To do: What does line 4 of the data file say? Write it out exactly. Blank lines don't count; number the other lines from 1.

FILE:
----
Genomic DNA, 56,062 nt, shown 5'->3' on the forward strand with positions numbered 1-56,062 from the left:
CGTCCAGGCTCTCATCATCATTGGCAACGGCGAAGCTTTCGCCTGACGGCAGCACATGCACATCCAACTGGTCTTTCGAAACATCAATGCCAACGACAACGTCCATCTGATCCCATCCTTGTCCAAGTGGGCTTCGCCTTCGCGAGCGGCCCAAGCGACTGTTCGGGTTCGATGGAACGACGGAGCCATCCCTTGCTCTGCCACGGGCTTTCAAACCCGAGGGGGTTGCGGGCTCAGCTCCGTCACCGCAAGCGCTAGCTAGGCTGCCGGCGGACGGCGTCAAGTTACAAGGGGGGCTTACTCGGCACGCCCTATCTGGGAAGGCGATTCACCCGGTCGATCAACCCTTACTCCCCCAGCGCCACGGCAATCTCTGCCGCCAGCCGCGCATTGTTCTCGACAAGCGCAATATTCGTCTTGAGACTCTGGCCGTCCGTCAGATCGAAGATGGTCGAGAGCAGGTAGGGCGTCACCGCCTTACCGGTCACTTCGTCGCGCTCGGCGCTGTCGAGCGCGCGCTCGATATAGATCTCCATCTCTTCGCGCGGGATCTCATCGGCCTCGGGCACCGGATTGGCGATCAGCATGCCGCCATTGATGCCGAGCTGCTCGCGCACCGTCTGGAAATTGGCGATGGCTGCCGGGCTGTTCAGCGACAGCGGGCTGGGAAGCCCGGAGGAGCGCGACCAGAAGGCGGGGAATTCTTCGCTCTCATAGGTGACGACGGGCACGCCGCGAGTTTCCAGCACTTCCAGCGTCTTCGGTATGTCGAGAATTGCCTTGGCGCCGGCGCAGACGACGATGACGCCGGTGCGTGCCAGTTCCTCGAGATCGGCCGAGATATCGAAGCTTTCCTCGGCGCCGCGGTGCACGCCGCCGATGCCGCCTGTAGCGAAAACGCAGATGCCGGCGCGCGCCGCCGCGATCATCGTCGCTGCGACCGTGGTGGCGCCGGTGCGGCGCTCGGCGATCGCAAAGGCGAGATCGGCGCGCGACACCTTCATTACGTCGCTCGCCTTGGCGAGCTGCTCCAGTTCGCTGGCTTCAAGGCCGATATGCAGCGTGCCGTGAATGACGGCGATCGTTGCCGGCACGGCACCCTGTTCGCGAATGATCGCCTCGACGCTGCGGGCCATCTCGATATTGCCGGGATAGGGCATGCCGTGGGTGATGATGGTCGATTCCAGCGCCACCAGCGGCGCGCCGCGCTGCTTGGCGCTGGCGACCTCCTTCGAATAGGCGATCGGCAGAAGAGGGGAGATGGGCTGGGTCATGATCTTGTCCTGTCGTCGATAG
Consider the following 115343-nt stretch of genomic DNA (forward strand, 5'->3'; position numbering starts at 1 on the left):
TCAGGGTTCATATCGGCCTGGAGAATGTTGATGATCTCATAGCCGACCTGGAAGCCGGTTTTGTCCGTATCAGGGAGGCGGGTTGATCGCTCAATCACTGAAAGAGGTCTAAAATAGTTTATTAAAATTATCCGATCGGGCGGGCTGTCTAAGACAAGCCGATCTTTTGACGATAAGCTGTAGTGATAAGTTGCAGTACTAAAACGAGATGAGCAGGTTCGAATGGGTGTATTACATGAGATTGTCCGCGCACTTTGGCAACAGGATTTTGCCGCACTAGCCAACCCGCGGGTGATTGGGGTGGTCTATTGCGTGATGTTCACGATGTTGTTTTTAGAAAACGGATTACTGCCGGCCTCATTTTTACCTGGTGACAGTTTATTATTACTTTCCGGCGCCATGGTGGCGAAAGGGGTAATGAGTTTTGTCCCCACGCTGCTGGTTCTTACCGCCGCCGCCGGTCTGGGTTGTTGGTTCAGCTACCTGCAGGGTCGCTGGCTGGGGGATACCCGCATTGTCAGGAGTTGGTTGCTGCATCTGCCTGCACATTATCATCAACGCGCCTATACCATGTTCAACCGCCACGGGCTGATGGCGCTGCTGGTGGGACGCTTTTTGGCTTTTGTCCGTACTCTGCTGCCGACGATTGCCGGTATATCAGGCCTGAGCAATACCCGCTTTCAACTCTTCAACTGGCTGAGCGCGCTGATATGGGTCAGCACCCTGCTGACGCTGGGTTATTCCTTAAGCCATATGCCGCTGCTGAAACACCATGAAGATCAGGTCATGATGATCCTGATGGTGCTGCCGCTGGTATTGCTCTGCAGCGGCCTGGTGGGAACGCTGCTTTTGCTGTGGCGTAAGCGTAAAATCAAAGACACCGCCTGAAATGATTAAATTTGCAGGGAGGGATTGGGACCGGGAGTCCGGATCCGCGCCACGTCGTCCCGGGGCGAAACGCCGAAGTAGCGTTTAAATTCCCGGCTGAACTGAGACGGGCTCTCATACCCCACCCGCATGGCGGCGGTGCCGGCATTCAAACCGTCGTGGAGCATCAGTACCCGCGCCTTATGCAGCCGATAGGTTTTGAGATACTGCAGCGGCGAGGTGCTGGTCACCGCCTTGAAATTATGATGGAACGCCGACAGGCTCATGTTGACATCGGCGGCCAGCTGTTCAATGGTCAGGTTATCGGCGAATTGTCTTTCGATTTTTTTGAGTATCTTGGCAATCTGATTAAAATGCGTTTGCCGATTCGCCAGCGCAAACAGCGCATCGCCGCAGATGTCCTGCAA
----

TCAGGGTTCATATCGGCCTGGAGAATGTTGATGATCTCATAGCCGACCTGGAAGCCGGTTTTGTCCGTATCAGGGAGGCGGGTTGATCGCTCAATCACTGAAAGAGGTCTAAAATAGTTTATTAAAATTATCCGATCGGGCGGGCTGTCTAAGACAAGCCGATCTTTTGACGATAAGCTGTAGTGATAAGTTGCAGTACTAAAACGAGATGAGCAGGTTCGAATGGGTGTATTACATGAGATTGTCCGCGCACTTTGGCAACAGGATTTTGCCGCACTAGCCAACCCGCGGGTGATTGGGGTGGTCTATTGCGTGATGTTCACGATGTTGTTTTTAGAAAACGGATTACTGCCGGCCTCATTTTTACCTGGTGACAGTTTATTATTACTTTCCGGCGCCATGGTGGCGAAAGGGGTAATGAGTTTTGTCCCCACGCTGCTGGTTCTTACCGCCGCCGCCGGTCTGGGTTGTTGGTTCAGCTACCTGCAGGGTCGCTGGCTGGGGGATACCCGCATTGTCAGGAGTTGGTTGCTGCATCTGCCTGCACATTATCATCAACGCGCCTATACCATGTTCAACCGCCACGGGCTGATGGCGCTGCTGGTGGGACGCTTTTTGGCTTTTGTCCGTACTCTGCTGCCGACGATTGCCGGTATATCAGGCCTGAGCAATACCCGCTTTCAACTCTTCAACTGGCTGAGCGCGCTGATATGGGTCAGCACCCTGCTGACGCTGGGTTATTCCTTAAGCCATATGCCGCTGCTGAAACACCATGAAGATCAGGTCATGATGATCCTGATGGTGCTGCCGCTGGTATTGCTCTGCAGCGGCCTGGTGGGAACGCTGCTTTTGCTGTGGCGTAAGCGTAAAATCAAAGACACCGCCTGAAATGATTAAATTTGCAGGGAGGGATTGGGACCGGGAGTCCGGATCCGCGCCACGTCGTCCCGGGGCGAAACGCCGAAGTAGCGTTTAAATTCCCGGCTGAACTGAGACGGGCTCTCATACCCCACCCGCATGGCGGCGGTGCCGGCATTCAAACCGTCGTGGAGCATCAGTACCCGCGCCTTATGCAGCCGATAGGTTTTGAGATACTGCAGCGGCGAGGTGCTGGTCACCGCCTTGAAATTATGATGGAACGCCGACAGGCTCATGTTGACATCGGCGGCCAGCTGTTCAATGGTCAGGTTATCGGCGAATTGTCTTTCGATTTTTTTGAGTATCTTGGCAATCTGATTAAAATGCGTTTGCCGATTCGCCAGCGCAAACAGCGCATCGCCGCAGATGTCCTGCAA